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case studies

London Borough of Camden Council: Embedding a cost-effective approach to leadership development

Pearn Kandola have worked closely with Camden Council to develop more than 100 of its senior managers. In 2014, like many other public sector organisations across the UK, Camden was facing a significant amount of change and had an ambition to transform how its leaders led to meet the challenges of change – and this was the catalyst for the project.

“The design of the public sector was changing, and we had an ambitious set of priorities to deliver – set out in The Camden Plan – which meant we had to think differently about how we delivered our services and about our expectations of our leaders,”says Emma Bown, Lead HR Advisor at Camden Council.

Camden sent out an invitation to tender and had conversations with a number of companies. Several suggested starting the project with day-long assessment events.

Emma says: “As we’re in the public sector, where we need to account for every penny and focus on delivering value for residents, it felt hard to justify spending money on a whole day out of the office. As an organisation we were becoming much more agile and digital, so it was right to translate this into how we develop our leaders.”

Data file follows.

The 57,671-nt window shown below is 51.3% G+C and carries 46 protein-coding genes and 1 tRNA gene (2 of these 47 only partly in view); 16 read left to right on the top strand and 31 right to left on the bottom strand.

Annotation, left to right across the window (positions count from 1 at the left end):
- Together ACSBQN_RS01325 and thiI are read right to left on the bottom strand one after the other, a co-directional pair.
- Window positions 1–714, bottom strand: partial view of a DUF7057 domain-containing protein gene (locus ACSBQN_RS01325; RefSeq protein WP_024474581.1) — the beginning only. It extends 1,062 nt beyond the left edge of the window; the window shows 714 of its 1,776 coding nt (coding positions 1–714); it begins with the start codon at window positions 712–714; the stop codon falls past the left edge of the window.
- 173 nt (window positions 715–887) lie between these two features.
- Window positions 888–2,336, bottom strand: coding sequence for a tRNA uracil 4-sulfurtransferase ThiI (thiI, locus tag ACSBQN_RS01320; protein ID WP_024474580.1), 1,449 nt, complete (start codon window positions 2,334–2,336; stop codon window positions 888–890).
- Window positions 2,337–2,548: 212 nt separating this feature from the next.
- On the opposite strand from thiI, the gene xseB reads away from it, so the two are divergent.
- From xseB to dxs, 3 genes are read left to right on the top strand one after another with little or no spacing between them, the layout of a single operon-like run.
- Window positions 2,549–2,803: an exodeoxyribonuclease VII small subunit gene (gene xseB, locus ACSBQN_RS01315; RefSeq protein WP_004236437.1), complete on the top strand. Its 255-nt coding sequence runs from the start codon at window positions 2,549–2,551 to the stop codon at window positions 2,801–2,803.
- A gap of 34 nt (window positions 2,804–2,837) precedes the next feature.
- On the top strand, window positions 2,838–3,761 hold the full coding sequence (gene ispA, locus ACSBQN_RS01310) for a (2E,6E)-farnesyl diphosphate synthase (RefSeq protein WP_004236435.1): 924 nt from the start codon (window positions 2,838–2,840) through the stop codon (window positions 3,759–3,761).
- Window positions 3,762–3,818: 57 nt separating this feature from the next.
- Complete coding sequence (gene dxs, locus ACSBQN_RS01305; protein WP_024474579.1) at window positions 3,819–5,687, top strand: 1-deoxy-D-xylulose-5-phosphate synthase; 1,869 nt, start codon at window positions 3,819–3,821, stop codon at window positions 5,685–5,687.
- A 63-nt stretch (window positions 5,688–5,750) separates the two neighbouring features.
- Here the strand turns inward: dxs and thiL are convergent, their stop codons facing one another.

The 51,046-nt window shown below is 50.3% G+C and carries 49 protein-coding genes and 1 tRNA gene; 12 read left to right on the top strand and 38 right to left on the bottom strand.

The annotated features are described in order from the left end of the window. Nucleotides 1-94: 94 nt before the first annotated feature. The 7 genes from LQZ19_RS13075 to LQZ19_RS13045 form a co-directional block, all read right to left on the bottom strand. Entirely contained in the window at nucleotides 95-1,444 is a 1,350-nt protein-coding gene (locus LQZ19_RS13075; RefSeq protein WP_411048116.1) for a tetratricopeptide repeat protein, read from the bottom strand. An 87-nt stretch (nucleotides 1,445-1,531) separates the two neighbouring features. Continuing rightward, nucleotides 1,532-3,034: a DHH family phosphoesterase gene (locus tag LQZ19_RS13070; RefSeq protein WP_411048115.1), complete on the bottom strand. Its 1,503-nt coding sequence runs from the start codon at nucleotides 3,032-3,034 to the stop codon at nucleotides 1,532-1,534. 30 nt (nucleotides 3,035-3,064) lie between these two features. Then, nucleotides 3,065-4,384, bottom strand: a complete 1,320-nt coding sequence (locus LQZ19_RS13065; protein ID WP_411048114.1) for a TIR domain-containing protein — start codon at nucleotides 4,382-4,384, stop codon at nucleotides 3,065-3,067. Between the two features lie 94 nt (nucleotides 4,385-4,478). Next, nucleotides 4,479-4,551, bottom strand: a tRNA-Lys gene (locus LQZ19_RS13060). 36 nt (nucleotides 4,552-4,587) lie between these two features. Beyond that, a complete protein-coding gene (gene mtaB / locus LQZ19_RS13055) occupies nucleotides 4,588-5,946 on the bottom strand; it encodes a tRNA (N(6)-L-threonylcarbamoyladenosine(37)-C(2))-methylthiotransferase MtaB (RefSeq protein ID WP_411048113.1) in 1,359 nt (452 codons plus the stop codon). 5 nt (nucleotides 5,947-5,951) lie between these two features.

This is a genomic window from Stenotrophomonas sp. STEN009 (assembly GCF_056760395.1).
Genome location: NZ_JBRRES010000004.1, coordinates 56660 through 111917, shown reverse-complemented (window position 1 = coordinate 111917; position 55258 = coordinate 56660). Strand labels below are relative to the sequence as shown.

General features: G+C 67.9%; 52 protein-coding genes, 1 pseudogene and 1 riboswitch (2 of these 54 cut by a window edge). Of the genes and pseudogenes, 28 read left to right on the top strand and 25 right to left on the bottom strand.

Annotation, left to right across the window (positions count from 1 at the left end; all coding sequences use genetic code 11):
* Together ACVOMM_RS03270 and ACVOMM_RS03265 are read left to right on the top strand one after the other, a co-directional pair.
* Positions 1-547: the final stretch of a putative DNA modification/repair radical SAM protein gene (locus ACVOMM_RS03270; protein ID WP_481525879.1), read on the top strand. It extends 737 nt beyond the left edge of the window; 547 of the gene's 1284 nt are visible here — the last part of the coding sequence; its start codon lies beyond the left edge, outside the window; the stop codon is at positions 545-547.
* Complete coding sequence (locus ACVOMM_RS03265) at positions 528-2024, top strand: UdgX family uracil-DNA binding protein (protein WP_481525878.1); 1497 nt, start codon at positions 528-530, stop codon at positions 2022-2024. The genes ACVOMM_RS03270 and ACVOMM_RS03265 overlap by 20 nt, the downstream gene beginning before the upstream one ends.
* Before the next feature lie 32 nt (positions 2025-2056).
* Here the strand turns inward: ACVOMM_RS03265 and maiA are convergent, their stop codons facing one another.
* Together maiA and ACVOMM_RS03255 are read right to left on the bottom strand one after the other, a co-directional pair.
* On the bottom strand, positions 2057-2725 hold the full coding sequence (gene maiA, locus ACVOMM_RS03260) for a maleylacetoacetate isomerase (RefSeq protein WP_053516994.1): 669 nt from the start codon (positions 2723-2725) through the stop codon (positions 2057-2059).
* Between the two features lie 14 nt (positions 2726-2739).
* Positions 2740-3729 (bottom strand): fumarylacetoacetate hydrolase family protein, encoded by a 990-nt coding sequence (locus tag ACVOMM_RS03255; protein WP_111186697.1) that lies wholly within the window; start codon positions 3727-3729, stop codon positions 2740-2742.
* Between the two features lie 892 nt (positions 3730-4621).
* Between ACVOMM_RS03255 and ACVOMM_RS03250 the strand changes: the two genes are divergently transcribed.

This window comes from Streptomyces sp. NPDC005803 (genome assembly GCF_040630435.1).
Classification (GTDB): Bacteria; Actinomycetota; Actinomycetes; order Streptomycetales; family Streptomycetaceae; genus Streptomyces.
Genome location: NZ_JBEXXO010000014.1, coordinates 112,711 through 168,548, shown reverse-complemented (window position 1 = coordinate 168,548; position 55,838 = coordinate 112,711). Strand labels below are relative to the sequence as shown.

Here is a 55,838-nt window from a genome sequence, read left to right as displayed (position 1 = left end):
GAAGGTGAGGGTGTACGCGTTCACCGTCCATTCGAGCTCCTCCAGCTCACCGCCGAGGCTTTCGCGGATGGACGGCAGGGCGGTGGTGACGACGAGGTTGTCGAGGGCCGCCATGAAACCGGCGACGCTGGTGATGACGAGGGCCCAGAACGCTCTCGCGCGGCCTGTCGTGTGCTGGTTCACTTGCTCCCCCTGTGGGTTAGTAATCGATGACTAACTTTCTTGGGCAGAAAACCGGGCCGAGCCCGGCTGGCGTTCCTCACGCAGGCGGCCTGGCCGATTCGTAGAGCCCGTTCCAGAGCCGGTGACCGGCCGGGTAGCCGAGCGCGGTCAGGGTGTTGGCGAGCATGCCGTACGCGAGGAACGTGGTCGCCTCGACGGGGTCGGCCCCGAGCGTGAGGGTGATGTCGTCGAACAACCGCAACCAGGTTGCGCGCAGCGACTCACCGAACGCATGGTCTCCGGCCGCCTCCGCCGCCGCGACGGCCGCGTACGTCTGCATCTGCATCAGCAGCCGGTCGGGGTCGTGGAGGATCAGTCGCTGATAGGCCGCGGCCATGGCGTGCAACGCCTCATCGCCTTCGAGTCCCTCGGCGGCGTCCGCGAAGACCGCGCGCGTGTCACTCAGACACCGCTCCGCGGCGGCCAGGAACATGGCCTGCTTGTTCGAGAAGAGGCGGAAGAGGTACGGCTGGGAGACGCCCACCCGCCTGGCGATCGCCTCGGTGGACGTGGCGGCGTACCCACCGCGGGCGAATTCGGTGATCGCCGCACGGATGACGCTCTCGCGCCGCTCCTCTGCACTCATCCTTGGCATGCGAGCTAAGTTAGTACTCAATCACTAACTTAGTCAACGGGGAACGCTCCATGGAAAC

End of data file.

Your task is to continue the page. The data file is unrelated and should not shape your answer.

Stuart Duff, Partner at Pearn Kandola, says: “It became obvious that Camden wanted to improve its use of technology and was keen to find a solution that was innovative and cost- and time-efficient. Therefore, we suggested an online iLEAD development programme, which would provide similar results to a face-to-face assessment day, but was completely flexible. Participants could complete it in their own time away from the day-to-day pressures they were handling.”

Online and face-to-face coaching
Camden Council appointed Pearn Kandola for the project, which involved three main components.

First of all, participants were asked to carry out a range of assessments online, including a self-evaluation against the leadership behaviours framework, personality questionnaires, situational judgement tests, a motivation questionnaire and a series of personal development activities.

The results were then collated into a report evaluating strengths and risk areas. Participants had a coaching meeting with a Pearn Kandola psychologist, who also provided feedback and helped them to create a personal action plan.

Finally, participants joined action focus groups, where they got together with colleagues to discuss their reports and action plans and think about not only how to make personal changes, but also changes that would directly benefit the council.

Emma says: “The reports and the coaching were really useful, and that’s where the real value lay for us. Even though some people found the reports quite challenging, they were very well received overall. In terms of the coaching, it was a huge benefit for people to understand their reports in detail and have a confidential, development-focused conversation.”

What the participants said:
“It’s helped me to focus more on long-term career development rather than day-to-day work activities.”

“I learned more about my strengths and weaknesses through the self-assessment evaluation. It was a great opportunity to take a step back, to know where my strengths and weaknesses lie.”

“I thought (the action group) was a really good, open forum for people to have discussions about personal and group leadership challenges.”

“It gave me a window to the outside world, talking about how things are in the private sector in comparison to the public sector. It provided some useful insight.”